Coastal Hospice

Coastal Hospice Asks Community to Make “Twiddle Muffs” for their Patients

madeline-mike-england-twiddle-muff
Madeline “Mike” England of The Loving Hands group of Ocean City shows off a twiddle muff she made and donated to Coastal Hospice for their dementia and Alzheimer’s patients.

 
SALISBURY, MD – March 9, 2018 – Coastal Hospice is asking the community to pitch in and make “twiddle muffs” to comfort hospice patients with Alzheimer’s disease and dementia.

A twiddle muff is a knitted, crocheted, or fabric tube decorated with accessories such as ribbons and buttons. Many people with dementia experience changes to their personalities, one of which is to become increasingly agitated. By keeping patients’ hands and minds busy, the muffs have a positive, calming effect and also encourage movement and brain stimulation.

A woman whose grandmother was becoming increasingly frustrated when she could no longer work with her hands initially developed twiddle muffs more than 20 years ago. Today, twiddle muffs are being used effectively in nursing homes, hospices, and hospitals to soothe agitation and keep dementia patients entertained.

“Not only are twiddle muffs good for patients with dementia, they are also fun to make,” Sally Rankin, Manager of Volunteer Services for Coastal Hospice, said. “As a crafter myself, I always have bits of leftover yarn around, and making a muff is a great way to use up those bits and pieces. And you can get so creative decorating them with buttons, bows, strings, small bells, and other objects that can be twiddled.”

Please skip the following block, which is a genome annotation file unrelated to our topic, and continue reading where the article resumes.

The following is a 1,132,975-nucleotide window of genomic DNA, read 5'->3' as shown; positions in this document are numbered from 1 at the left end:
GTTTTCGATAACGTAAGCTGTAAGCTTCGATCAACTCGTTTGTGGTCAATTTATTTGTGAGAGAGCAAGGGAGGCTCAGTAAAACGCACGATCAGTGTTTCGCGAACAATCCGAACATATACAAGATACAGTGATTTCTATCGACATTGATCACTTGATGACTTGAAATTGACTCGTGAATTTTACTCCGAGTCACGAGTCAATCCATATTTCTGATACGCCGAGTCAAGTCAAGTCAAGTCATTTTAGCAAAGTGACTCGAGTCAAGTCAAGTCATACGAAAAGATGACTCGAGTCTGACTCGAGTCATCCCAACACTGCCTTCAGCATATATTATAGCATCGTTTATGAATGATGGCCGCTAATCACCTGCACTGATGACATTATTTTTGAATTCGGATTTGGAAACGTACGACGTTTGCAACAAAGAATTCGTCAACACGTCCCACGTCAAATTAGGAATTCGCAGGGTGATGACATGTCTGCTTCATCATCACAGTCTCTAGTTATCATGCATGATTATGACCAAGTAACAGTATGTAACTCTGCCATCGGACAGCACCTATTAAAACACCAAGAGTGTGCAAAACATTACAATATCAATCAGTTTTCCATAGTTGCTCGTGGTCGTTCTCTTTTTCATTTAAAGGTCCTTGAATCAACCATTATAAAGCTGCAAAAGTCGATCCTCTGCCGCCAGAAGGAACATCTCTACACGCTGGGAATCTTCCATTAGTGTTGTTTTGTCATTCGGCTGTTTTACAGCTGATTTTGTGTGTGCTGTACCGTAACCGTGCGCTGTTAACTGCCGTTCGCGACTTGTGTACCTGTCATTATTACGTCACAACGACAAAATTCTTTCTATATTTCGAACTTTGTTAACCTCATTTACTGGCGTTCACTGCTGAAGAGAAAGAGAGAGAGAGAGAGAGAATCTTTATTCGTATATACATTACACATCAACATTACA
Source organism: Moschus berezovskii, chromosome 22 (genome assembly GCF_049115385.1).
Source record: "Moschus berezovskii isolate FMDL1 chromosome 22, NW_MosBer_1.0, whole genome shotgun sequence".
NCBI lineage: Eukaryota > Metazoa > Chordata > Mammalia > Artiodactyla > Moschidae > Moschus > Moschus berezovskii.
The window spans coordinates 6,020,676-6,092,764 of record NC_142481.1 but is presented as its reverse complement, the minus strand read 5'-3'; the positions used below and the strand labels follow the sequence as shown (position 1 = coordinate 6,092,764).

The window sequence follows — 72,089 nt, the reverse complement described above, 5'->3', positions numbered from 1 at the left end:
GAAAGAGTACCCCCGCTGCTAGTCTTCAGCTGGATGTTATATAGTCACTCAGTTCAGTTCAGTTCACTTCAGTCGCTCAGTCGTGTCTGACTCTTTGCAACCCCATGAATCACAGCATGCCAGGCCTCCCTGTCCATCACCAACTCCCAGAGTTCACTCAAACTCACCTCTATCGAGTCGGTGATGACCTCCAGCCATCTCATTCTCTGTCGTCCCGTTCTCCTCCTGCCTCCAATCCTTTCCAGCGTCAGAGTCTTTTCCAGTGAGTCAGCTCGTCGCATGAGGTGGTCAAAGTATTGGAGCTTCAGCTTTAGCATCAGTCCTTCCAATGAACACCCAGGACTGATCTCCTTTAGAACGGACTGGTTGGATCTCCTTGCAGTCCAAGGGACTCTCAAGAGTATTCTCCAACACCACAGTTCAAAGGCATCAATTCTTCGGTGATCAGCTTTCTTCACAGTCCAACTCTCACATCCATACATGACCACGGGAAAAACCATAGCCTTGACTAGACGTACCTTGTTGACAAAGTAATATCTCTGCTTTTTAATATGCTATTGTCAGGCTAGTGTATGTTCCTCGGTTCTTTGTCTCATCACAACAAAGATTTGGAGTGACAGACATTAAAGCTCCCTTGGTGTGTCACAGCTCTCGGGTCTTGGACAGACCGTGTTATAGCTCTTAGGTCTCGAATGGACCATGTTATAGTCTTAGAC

Patterns for twiddle muffs are available online at several sites including www.ravelry.com/patterns/library/twiddle-muff or www.theyarnloop.com/article/knit-for-dementia-patients-free-twiddlemuff-pattern.

Rankin points out the there are specific ways that twiddle muffs should be made so they are useable for dementia and Alzheimer’s patients.

“If anyone has any questions about how to properly make twiddle muffs, we encourage them to talk to us before they start the project,” Rankin said. “We will be happy to help or even meet to show examples of what we need and what works best for our patients. We also have a Berlin crafters group that is experienced in making twiddle muffs, and anyone who is interested is welcome to attend.”

Coastal Hospice’s knitting and crochet group meets every other Wednesday at 1 p.m. in the upstairs room at A Little Bit Sheepish, 2 S. Main St. in Berlin. The next meetings are March 21 and April 4.

Information is also available by phone from Coastal Hospice Volunteer Services at 410-742-8732.

Twiddle muffs may be dropped off during regular business hours at the Coastal Hospice main office at 2604 Old Ocean City Road in Salisbury or at Coastal Hospice at the Ocean at 10441 Racetrack Road, Taylorville Center, in Berlin.

Founded in 1980, Coastal Hospice is a nonprofit health care organization that cares for individuals facing life-limiting conditions but who want to remain as active and engaged as possible. Coastal Hospice cares for patients in their home, nursing home, assisted living facility or at Coastal Hospice at the Lake. The organization serves Wicomico, Worcester, Dorchester and Somerset counties.